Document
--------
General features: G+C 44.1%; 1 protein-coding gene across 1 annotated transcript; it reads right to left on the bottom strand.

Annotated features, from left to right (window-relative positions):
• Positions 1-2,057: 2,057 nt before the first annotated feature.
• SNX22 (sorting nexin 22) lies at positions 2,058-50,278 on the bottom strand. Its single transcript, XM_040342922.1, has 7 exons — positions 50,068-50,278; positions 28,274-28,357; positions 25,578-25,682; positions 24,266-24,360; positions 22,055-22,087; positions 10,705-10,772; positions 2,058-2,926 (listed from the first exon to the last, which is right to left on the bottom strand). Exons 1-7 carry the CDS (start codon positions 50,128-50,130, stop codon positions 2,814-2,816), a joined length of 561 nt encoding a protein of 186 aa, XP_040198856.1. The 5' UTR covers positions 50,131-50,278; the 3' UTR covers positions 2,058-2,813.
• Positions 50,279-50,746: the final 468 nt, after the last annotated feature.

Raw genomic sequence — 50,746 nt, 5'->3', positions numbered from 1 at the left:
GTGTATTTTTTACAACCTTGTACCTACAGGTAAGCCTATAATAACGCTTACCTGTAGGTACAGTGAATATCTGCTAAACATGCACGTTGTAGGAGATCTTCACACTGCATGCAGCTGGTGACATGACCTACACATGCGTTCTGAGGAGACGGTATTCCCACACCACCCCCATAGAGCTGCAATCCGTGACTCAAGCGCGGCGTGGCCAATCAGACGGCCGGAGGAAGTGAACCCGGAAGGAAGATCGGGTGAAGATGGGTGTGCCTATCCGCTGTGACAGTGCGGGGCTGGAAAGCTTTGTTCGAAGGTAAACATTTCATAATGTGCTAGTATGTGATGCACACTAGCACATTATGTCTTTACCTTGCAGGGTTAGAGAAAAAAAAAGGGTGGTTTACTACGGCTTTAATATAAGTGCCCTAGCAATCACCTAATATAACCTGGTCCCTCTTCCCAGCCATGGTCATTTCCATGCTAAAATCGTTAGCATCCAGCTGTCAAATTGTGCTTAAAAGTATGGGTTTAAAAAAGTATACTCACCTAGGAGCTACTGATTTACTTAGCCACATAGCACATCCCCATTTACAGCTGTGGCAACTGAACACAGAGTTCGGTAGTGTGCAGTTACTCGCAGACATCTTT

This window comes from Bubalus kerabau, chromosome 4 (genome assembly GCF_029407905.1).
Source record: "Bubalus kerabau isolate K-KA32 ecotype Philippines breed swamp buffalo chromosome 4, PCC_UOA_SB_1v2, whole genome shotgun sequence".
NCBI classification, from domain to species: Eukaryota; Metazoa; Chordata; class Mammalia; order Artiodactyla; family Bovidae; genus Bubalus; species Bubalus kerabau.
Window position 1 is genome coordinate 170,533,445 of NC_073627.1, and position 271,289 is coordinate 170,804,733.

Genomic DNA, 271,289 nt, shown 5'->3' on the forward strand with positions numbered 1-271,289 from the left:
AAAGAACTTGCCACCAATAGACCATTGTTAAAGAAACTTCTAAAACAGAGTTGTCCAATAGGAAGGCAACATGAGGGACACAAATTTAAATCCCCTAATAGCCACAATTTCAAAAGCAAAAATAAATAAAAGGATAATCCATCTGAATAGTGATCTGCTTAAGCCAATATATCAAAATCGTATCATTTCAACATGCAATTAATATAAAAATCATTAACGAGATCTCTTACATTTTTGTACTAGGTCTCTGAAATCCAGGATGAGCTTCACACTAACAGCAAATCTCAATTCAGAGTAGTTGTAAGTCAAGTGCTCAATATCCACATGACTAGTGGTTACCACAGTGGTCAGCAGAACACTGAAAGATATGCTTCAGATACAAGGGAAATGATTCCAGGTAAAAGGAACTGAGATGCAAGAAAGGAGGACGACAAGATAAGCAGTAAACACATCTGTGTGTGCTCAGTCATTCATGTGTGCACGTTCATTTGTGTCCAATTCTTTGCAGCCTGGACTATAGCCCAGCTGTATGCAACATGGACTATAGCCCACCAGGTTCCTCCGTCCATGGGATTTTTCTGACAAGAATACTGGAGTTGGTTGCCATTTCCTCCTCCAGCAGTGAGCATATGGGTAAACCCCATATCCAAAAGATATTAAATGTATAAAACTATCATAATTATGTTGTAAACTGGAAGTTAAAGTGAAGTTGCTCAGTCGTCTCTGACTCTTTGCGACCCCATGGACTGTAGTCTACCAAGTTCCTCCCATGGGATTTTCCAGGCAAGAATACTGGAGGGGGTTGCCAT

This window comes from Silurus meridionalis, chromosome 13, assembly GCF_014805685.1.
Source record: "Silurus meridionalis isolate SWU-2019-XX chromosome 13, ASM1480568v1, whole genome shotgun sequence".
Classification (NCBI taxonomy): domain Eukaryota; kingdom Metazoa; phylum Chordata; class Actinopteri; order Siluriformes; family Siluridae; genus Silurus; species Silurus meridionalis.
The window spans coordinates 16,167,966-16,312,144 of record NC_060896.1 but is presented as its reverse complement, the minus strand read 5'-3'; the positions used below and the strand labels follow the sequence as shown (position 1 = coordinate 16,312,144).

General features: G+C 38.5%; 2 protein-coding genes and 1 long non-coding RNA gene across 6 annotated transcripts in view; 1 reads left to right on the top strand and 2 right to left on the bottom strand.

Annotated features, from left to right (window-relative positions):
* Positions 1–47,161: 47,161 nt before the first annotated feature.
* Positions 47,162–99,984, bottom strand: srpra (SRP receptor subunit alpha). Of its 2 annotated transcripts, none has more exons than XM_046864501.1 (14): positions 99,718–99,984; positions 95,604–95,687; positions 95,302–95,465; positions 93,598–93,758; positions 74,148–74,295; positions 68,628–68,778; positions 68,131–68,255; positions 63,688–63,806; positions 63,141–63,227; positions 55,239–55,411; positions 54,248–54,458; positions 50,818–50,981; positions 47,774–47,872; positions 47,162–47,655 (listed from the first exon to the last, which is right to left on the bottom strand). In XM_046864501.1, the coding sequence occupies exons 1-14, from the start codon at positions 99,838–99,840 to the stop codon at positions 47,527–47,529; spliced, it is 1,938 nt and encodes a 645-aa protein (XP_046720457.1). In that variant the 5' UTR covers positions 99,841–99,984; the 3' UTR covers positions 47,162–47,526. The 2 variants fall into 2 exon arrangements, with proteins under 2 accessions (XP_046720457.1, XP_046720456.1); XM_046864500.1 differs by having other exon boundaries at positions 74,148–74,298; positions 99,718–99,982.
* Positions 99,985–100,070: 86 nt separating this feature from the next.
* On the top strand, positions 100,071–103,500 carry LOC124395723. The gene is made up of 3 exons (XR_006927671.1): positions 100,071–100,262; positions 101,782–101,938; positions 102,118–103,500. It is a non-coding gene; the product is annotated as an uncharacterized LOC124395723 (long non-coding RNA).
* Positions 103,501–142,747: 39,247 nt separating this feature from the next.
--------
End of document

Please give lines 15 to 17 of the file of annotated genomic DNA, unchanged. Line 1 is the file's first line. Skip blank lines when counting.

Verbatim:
Source record: "Silurus meridionalis isolate SWU-2019-XX chromosome 13, ASM1480568v1, whole genome shotgun sequence".
Classification (NCBI taxonomy): domain Eukaryota; kingdom Metazoa; phylum Chordata; class Actinopteri; order Siluriformes; family Siluridae; genus Silurus; species Silurus meridionalis.
The window spans coordinates 16,167,966-16,312,144 of record NC_060896.1 but is presented as its reverse complement, the minus strand read 5'-3'; the positions used below and the strand labels follow the sequence as shown (position 1 = coordinate 16,312,144).